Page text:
A strong support system is crucial for sickle cell patients

Different people provide various types of support, all of which are essential

Mary Shaniqua avatar

by Mary Shaniqua |

Share this article:

Share article via email
main graphic for column titled

I can’t think of one area of my life that isn’t affected by sickle cell disease — a reality that can easily become overwhelming and emotionally draining. That’s why a strong support system is imperative.

A support system refers to a network of people who are active and present in your life on both the good days and the bad ones. They do what they can to ensure you have a shoulder to cry on, are not isolated, and are included in social gatherings.

I believe these networks involve several types of support, all of which are equally important. For example, even though I have a solid support system in general, I feel I’m missing a close friend with sickle cell, or an older woman with the disease who can act as a mentor or auntie. No one else can provide the same type of support that these individuals would be able to offer me.

Recommended Reading
A person sporting a headband speaks using a megaphone.

Cells collected from 1st SCD patient receiving gene therapy Lyfgenia

Different types of support

Family: This category may include parents, children, siblings, cousins, aunties, or uncles — anyone who’s known you through multiple stages of life and understands how sickle cell affects you. They’ll know who you were in the past, who you are today, and who you wish to be in future, and they can provide a cushion as you navigate life with this illness.

Because of the inherited nature of sickle cell, though, there’s a chance that some of these relationships may be plagued by guilt and blame, which can be hard to overcome.

Partner: With your significant other, you should feel free to be as honest as you wish about the impact of sickle cell, without fear of judgment or of being labeled as negative or pessimistic. This person probably knows you and your daily life the best. They likely understand your needs, big and small, and experience the day-to-day effects of your illness more than anyone else in your support network.

Friends: Generally speaking, I think people have several categories of friendships. Still, all of your good friends will need to have certain traits to support you, including patience, flexibility, and compassion. Friends who consider your needs when planning social gatherings, call you when you’re feeling down, visit you in the hospital, and try to make your life easier when you’re struggling with sickle cell symptoms are a crucial component of a strong support system.

Patient community: Surrounding yourself with other sickle cell patients is particularly important, because even though your friends and family love you, they can’t fully understand your reality unless they have the illness, too. Because I’m the only person in my family with sickle cell and I have no friends with the illness, either, a patient support group is the closest thing I have to a community of people who understand my plight.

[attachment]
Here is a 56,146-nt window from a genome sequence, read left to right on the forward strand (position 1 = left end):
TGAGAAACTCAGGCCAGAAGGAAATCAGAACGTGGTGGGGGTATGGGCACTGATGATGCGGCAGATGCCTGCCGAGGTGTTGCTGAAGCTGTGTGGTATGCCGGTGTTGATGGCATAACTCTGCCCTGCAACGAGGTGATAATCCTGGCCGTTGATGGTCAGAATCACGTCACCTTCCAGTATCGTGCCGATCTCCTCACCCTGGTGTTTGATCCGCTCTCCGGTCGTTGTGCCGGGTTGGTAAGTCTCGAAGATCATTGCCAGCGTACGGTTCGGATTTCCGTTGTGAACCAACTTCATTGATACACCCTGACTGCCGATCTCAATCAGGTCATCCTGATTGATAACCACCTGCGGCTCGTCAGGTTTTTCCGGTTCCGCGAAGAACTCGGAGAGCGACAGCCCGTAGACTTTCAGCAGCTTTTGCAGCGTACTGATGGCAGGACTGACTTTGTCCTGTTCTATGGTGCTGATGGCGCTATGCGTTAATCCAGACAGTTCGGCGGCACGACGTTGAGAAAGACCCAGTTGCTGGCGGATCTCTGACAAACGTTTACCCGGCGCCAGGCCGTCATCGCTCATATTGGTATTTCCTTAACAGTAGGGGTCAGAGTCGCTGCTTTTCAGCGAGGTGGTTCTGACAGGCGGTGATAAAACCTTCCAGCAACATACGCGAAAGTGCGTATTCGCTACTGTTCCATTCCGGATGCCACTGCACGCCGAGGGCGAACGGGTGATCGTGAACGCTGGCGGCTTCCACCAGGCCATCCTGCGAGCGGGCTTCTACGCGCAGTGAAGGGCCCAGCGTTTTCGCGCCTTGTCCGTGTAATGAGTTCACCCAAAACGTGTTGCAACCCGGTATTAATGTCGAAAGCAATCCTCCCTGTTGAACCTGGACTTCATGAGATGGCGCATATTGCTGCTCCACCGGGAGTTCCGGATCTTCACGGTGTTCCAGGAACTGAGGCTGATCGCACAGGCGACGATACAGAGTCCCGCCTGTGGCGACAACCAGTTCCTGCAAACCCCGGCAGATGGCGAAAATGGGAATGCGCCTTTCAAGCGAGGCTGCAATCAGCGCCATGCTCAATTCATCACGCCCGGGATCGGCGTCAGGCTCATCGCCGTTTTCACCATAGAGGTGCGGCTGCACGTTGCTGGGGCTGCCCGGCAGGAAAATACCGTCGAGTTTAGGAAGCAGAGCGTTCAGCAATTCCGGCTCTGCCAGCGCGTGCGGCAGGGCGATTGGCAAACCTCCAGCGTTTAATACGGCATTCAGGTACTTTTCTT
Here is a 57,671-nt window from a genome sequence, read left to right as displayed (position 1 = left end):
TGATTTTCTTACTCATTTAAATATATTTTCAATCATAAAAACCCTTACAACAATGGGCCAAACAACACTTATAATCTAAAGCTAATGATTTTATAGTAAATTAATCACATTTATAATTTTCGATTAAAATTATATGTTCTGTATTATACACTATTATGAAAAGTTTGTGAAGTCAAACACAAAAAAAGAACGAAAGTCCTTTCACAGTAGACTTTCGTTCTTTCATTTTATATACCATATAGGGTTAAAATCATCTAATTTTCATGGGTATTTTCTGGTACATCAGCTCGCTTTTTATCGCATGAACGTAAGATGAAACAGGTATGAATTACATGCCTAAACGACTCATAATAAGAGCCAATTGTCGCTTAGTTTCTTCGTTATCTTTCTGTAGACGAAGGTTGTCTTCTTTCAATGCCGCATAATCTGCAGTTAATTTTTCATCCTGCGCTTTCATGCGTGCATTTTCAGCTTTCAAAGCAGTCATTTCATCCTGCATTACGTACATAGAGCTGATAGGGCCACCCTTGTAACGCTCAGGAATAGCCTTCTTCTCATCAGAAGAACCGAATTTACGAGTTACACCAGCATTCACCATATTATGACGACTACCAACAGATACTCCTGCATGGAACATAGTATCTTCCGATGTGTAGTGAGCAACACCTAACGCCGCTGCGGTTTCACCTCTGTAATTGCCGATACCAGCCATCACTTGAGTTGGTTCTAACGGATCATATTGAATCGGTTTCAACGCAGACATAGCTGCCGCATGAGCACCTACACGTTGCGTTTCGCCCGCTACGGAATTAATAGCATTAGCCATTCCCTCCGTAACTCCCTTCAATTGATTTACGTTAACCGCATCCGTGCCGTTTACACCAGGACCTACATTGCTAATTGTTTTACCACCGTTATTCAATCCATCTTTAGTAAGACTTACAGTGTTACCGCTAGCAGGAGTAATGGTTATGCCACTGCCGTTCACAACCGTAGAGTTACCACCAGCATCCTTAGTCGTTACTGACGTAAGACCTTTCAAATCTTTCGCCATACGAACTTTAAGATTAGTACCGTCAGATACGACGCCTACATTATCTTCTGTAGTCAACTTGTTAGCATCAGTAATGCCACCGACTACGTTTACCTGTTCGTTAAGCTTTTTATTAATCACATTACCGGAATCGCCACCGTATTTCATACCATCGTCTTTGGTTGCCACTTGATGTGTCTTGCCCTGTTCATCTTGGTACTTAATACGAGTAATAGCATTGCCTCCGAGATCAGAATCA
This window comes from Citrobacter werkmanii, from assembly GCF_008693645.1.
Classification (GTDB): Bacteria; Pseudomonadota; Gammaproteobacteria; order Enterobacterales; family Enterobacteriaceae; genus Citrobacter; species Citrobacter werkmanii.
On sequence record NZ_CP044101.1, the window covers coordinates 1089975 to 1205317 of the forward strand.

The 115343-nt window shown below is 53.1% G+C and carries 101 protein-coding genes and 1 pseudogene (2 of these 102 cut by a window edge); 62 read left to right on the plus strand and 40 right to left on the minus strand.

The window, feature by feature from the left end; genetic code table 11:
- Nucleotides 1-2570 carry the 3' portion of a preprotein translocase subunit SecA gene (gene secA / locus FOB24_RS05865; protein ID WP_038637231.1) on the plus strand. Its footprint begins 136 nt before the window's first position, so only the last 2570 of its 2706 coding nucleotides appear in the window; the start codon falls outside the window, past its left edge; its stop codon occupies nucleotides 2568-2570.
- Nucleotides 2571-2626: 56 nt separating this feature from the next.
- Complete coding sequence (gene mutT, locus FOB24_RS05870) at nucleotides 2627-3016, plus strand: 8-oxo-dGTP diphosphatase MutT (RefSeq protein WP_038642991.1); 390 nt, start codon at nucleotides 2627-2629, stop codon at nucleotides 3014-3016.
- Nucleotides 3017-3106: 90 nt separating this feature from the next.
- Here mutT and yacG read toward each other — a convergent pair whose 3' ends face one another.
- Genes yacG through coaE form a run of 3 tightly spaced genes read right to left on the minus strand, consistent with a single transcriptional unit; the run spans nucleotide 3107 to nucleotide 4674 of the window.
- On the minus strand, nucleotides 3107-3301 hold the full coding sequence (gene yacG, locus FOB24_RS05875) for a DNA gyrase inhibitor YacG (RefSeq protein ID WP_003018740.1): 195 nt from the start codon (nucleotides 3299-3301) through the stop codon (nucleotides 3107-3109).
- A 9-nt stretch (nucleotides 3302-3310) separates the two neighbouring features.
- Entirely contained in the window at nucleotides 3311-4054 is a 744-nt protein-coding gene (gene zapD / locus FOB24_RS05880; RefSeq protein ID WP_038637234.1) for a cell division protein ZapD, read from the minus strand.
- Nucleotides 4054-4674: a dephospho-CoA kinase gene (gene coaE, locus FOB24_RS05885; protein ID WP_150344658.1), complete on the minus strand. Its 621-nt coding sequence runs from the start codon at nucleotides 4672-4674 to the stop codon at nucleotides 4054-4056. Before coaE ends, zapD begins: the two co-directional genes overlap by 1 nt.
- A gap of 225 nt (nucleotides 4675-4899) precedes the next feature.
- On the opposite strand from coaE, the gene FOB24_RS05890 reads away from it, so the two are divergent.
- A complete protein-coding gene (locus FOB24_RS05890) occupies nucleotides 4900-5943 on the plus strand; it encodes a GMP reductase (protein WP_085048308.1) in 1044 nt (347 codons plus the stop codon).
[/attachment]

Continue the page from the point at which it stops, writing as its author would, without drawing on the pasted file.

The group I’m in meets virtually, which has benefits and drawbacks, but overall, it’s great to have the support. I find that sickle cell patients automatically share love and camaraderie with one another, which reminds me that I’m not alone.

How loved ones can provide support

It’s important to realize early on that there’s no way to remove the illness. Therefore, a traditional problem-solving approach can be highly frustrating for both sickle cell patients and those trying to help. Acceptance is key.

However, there may be smaller issues that can be resolved. For example, if a patient is unwell, a loved one can help by picking up their medication. I’d recommend being on hand to assist the person with sickle cell in any way that may be necessary.

Being a good listener also helps. Often, sickle cell patients feel as if they’re screaming into a void. Having someone who’ll listen without judgment and not offer unsolicited advice can be extremely helpful. Listening can also equip loved ones to be good advocates — something sickle patients need when they can’t advocate for themselves.

Because of the unpredictable nature of the illness, being understanding and flexible with plans is essential, too.

Note: Sickle Cell Disease News is strictly a news and information website about the disease. It does not provide medical advice, diagnosis, or treatment. This content is not intended to be a substitute for professional medical advice, diagnosis, or treatment. Always seek the advice of your physician or other qualified health provider with any questions you may have regarding a medical condition. Never disregard professional medical advice or delay in seeking it because of something you have read on this website. The opinions expressed in this column are not those of Sickle Cell Disease News or its parent company, Bionews, and are intended to spark discussion about issues pertaining to sickle cell disease.


Mary Murph avatar

Mary Murph

I want to thank you for sharing such impactful knowledge on sickle cell disease. I raised two daughters with this very difficult devastating illness. Knowledge on the molecular system is very difficult to comprehend. Each individual is impacted differently. Health Care Professionals should keep in mind that anywhere in the body that blood circulates, pain crisis can also occur. I encourage them to take this illness just as serious as they would treat a patient presenting at the ER/Hospital with heart or stroke symptoms. Sickle Cell Disease is a Serious Matter!!


Leave a comment

Fill in the required fields to post. Your email address will not be published.